On the Impossibility of Freedom in a Country Founded on Slavery and Genocide, Performance Still 2
Elizabeth A. Sackler Center for Feminist Art
Dread Scott has described his artistic practice as “revolutionary art to propel history forward.” During the performance of On the Impossibility of Freedom in a Country Founded on Slavery and Genocide, the artist is repeatedly pushed backward as he attempts to walk, arms up, directly into the pressurized jet of a fire hose. Fire hoses were used by police to dispel and suppress peaceful anti-segregation protesters during the 1963 Civil Rights campaign in Birmingham, Alabama. More recently, sports figures and demonstrators used the “hands up, don’t shoot” gesture to represent the continuing struggle for racial justice. In his performance, Scott refers to these events in order to commemorate those who have participated in the task of dismantling white supremacy in the United States.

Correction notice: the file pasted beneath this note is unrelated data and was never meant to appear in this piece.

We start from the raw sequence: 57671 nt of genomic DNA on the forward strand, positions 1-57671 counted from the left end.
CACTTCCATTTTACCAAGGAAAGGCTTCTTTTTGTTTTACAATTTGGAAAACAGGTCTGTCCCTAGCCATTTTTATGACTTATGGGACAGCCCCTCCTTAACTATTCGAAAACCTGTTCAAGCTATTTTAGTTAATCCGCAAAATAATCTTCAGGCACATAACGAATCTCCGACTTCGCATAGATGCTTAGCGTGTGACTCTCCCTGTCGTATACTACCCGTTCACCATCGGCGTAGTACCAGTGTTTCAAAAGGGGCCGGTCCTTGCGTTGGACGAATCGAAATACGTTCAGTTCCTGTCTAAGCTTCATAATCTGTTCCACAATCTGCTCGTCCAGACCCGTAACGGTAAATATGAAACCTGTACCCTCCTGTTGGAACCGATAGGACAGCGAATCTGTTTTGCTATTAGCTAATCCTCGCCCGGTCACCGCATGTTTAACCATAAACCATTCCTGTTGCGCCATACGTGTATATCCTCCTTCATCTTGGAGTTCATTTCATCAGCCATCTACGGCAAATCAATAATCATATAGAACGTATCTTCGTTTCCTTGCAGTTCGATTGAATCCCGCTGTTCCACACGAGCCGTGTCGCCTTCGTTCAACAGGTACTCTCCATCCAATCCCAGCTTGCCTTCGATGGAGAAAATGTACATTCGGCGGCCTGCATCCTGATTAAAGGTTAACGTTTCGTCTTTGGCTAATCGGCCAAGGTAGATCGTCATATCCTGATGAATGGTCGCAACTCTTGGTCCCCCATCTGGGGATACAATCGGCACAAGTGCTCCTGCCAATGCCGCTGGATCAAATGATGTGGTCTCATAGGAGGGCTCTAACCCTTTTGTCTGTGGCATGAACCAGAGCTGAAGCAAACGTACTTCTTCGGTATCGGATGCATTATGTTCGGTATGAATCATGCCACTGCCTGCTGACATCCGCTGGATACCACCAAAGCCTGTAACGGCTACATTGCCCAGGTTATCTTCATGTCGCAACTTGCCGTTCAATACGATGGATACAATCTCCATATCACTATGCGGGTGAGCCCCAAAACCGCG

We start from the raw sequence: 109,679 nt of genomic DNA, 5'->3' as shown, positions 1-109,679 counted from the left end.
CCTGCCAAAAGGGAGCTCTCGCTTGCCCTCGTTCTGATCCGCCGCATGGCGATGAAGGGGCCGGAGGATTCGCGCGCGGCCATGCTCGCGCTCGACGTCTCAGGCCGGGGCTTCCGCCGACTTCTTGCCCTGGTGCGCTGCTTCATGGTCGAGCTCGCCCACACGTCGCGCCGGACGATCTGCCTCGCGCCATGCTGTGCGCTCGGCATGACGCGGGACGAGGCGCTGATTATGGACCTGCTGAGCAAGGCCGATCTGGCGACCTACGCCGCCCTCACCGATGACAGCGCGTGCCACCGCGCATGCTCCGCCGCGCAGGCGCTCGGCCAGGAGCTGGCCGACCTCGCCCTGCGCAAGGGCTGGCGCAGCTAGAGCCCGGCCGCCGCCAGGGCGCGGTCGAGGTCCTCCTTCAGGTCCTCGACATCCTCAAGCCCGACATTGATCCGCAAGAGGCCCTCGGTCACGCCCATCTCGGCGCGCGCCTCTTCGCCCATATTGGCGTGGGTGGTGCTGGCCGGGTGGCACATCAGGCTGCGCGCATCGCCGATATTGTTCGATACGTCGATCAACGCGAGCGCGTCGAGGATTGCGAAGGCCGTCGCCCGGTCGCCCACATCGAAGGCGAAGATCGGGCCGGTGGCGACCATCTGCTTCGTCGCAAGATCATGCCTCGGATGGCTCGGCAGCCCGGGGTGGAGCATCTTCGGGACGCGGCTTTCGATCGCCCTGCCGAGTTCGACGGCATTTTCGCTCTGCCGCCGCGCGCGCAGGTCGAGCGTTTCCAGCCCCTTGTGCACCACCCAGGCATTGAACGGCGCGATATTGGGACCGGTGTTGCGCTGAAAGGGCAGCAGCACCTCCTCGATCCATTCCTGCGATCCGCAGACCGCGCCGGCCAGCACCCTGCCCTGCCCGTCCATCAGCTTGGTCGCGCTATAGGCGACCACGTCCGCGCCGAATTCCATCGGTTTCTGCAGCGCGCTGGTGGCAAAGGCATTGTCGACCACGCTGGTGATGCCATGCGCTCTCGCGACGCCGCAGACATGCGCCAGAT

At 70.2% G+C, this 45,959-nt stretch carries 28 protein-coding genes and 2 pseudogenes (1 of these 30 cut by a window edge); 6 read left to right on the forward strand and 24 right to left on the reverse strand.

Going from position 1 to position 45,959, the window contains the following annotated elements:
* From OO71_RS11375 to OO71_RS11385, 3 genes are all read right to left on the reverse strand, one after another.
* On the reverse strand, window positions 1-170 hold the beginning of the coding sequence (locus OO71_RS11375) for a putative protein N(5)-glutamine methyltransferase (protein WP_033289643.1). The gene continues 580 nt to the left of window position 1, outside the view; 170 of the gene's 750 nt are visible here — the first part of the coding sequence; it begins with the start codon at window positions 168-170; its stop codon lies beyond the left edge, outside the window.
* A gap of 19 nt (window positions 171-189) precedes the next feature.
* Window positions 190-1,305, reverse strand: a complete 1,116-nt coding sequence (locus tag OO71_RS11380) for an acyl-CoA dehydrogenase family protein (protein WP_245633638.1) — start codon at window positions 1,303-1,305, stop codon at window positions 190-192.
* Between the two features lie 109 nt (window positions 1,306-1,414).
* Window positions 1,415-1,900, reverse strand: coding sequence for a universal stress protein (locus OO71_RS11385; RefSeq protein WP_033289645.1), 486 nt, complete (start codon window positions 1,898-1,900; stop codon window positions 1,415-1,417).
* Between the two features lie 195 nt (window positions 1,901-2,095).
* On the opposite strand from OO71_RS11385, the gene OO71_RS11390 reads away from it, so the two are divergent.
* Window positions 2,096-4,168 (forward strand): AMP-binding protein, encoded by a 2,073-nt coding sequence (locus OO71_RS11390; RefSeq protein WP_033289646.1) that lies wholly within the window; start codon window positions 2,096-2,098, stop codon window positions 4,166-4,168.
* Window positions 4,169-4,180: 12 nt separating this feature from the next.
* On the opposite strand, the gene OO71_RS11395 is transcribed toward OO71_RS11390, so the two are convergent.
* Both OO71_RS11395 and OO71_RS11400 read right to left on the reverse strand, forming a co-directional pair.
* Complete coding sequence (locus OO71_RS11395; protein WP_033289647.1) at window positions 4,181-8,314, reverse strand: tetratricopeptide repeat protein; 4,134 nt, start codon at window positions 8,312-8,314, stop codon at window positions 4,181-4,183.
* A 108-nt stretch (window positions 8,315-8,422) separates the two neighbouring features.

43 1/8 × 58 1/8 in. (109.5 × 147.6 cm) (show scale)
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Gift of the Contemporary Art Acquisitions Committee
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Dread Scott (American, born 1965). On the Impossibility of Freedom in a Country Founded on Slavery and Genocide, Performance Still 2, 2016. Inkjet print, 43 1/8 × 58 1/8 in. (109.5 × 147.6 cm). Brooklyn Museum, Gift of the Contemporary Art Acquisitions Committee, 2016.25.2. © artist or artist's estate (Photo: , 2016.25.2_PS9.jpg)
overall, 2016.25.2_PS9.jpg., 2018
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